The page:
One of the complaints we hear frequently about social media is that seeing the edited versions of other people’s lives negatively impacts our view of our own lives. People we follow online choose which parts of themselves they want to share, and leave out pieces of the story. So we get on Facebook or Instagram and see their perfectly crafted narrative—their promotion at work, fabulous beach vacation, dog graduating from obedience school—and then we compare the song of our own lives to their best hits…and feel like crap.

Don’t compare your bloopers to someone’s highlight reel, so the advice goes. And while that is sound guidance in many ways, I think there’s a bit more to the story than that. I think if you find yourself consistently looking at others’ lives and feeling less than, perhaps it’s time to take a look at what’s happening in your own life, and figure out why someone else’s accomplishments or activities seem more appealing than what you have going on.

Obviously, there are periods in our lives, which frankly, suck. We lose a job, or a loved one is ill, or our kid is not doing well in school. We all go through difficult periods. At that point, it certainly may be tough to see others experience some of the successes or joys that seem to elude us. However, if, beyond an immediate difficult circumstance, you find yourself looking at others’ status updates and wondering why can’t that be me, it might be useful to ask yourself what you feel your life is missing, and to put yourself on the path of accomplishing your own goals. You can ask yourself:

Am I living a life I feel proud of and excited about?

On the whole, do you feel that you are living a life that is worthy of you? Are you honoring your talents and strengths? Are you caring for your family and loved ones in a way that makes you feel good about your role as a mother or husband or friend? Do you have goals or plans to work towards, and feel satisfied about the efforts you’re making towards them? Figure out what ‘the good life’ means for you. Because when you feel good about what you’re doing and the roles you play, it’s easier to appreciate your own life.

Is there something particularly appealing about this person’s life?

A friend of mine travels frequently, and posts her pictures on her Facebook page. When I see the pics, I start to think about how great it would be to explore the world. I am a homebody by nature, and reluctant to give up my hard earned pennies for traveling. But she’s a reminder to me that sometimes it’s worth it to save up that money and ‘blow it’ on a great trip. Maybe there is some aspect of a persons’ life that you find appealing that is worth incorporating into your own life. Maybe you would like to travel more or start your own business or sing karaoke. If you’re drawn to a friend’s specific activity, maybe it’s worth considering how you can make that particular hobby or activity (or something like it) a part of your own story, instead of pining from afar.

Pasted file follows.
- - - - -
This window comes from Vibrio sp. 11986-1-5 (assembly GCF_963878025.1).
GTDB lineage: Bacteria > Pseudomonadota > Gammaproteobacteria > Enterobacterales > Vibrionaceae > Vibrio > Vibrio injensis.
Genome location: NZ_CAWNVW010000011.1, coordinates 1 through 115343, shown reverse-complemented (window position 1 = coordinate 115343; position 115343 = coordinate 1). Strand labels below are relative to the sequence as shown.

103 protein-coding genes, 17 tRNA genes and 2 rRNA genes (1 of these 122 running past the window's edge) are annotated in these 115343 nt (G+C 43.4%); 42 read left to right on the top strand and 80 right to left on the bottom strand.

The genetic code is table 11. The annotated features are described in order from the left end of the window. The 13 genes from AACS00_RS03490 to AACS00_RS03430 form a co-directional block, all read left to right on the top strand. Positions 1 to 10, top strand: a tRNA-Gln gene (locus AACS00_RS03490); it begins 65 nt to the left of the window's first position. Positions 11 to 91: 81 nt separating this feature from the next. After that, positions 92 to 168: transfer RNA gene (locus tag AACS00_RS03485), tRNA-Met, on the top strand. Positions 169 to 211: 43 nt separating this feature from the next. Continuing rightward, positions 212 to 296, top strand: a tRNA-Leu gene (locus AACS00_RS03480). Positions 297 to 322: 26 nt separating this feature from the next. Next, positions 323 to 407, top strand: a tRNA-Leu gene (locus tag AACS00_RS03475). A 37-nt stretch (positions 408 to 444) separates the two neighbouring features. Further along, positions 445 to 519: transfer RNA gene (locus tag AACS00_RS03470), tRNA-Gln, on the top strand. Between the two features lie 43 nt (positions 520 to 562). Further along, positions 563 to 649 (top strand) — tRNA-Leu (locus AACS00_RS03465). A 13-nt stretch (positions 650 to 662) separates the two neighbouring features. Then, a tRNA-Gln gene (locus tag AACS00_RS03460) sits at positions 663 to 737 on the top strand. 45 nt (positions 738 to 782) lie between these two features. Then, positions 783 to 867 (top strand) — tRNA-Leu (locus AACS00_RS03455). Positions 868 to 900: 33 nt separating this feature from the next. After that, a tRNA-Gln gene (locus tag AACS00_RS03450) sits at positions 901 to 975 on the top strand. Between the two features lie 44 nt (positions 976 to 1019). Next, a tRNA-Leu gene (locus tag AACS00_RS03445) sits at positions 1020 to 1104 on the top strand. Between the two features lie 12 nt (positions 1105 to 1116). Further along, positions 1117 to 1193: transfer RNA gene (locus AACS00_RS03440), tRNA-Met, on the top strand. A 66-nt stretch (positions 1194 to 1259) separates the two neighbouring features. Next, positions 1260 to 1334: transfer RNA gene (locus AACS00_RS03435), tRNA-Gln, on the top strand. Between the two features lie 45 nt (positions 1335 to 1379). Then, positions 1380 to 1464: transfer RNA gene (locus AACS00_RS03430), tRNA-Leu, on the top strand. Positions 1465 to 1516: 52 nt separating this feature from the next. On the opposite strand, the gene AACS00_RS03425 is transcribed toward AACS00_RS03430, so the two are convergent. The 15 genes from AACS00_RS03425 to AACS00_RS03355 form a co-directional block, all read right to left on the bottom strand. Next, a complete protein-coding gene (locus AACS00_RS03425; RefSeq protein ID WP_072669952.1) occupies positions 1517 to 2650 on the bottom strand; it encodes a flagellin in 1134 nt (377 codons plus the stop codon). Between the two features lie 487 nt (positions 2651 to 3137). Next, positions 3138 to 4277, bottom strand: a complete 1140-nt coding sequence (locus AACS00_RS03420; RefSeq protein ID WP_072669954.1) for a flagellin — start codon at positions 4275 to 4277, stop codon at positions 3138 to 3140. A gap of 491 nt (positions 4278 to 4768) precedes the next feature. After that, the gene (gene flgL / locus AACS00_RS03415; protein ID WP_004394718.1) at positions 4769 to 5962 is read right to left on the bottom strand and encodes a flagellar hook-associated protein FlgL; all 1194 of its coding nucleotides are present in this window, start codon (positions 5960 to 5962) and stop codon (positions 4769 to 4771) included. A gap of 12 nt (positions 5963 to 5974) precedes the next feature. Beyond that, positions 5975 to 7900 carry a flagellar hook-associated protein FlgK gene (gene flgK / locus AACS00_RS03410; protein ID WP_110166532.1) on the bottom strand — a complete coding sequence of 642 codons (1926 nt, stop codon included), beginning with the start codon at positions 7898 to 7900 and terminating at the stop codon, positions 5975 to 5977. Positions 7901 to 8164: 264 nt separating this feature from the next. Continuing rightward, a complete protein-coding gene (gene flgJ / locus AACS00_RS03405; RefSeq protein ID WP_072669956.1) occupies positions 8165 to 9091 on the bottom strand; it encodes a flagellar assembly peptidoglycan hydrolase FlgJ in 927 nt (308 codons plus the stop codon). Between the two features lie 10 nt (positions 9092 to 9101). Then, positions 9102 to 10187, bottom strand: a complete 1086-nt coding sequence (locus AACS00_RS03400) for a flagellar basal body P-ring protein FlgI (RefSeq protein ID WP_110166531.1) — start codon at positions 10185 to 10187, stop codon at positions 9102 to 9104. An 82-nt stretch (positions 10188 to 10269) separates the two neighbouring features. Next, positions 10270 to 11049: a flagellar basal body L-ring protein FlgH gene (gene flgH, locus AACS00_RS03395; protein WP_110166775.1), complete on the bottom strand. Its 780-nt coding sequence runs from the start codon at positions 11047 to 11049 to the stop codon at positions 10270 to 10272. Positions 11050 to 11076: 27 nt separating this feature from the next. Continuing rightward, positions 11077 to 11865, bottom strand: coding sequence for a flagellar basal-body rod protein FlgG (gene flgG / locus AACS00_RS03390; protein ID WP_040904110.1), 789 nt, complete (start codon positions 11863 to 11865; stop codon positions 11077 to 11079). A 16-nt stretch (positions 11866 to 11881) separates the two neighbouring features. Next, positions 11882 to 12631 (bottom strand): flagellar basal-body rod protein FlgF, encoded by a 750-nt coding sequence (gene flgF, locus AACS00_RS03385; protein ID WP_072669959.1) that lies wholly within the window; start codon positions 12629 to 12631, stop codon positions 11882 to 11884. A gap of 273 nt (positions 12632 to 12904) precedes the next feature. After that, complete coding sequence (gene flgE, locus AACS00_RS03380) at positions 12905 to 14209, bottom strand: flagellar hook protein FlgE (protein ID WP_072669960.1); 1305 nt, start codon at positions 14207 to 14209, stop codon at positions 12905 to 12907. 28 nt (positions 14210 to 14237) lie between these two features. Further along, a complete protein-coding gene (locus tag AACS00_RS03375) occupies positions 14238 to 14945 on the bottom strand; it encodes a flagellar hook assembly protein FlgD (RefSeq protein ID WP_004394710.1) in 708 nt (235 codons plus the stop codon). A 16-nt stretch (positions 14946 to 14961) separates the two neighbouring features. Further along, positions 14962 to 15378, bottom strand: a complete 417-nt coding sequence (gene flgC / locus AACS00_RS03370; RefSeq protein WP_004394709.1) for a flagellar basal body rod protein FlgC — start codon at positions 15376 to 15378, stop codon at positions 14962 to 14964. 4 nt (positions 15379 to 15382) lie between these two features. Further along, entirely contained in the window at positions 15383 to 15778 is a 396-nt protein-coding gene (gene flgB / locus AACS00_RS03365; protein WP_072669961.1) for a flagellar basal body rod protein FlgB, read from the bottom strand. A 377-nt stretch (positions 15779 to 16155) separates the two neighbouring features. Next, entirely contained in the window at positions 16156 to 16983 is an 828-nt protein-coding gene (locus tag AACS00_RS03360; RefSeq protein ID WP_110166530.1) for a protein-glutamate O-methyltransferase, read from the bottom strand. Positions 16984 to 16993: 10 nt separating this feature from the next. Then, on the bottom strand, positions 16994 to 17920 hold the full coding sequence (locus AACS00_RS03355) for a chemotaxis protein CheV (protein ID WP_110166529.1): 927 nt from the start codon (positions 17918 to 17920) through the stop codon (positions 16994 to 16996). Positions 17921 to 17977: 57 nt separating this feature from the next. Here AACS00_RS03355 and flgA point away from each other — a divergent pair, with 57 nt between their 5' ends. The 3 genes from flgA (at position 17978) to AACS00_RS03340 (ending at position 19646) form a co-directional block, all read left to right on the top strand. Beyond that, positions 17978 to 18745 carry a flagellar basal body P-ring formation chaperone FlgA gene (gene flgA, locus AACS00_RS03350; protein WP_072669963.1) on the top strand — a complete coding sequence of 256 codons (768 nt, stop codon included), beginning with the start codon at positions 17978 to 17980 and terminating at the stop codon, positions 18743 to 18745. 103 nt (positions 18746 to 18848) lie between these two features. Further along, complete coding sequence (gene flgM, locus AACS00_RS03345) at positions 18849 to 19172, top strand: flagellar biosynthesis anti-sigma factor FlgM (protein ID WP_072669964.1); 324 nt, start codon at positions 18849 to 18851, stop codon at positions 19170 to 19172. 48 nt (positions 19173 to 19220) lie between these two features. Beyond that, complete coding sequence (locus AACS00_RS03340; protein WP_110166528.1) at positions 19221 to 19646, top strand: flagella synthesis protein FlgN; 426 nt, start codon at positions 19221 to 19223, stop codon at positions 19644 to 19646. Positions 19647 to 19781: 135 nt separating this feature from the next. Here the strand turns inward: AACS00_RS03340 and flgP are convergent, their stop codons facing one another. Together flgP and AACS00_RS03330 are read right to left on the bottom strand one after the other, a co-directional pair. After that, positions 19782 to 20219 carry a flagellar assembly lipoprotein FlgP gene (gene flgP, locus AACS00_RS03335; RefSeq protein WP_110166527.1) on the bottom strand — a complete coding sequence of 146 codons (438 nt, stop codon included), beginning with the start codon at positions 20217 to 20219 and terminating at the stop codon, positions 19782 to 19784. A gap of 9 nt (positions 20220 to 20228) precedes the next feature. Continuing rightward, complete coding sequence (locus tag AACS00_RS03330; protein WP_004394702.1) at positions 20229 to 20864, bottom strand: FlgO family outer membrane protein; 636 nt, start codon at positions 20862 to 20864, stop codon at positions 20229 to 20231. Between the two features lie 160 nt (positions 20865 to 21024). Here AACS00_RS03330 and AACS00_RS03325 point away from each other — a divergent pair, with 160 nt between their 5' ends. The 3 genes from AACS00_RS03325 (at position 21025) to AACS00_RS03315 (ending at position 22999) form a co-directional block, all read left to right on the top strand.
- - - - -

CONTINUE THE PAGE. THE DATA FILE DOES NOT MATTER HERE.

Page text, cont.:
Are my expectations realistic?

The truth is that even the charmed among us are not living fabulous lives all the time. Do you feel that your expectations of a good life are realistic? Do you imagine a life without difficult days or periodic hardships? Maybe you’re dealing with a hard circumstance at present, but how would you characterize your life overall? Is this a bad day or week (or month)? Or is this actually a symptom of a bigger dissatisfaction with your life? Take the time to put your current feelings into perspective.


For myself, in my most difficult periods, I was looking around me and wishing my life looked differently. But the thing was, I was miserable, so everybody’s life looked better than mine. Successes I didn’t even want seemed appealing because anything was better than what I had. (And how sad would it be to achieve some great life that I didn’t even want?) Until you have a strong sense of what truly matters to you, it’s hard to feel settled in your own choices, and easy to envy others. But once you have thoughtfully chosen your own goals, and are actively working towards them, it’s much easier to feel good about where you are.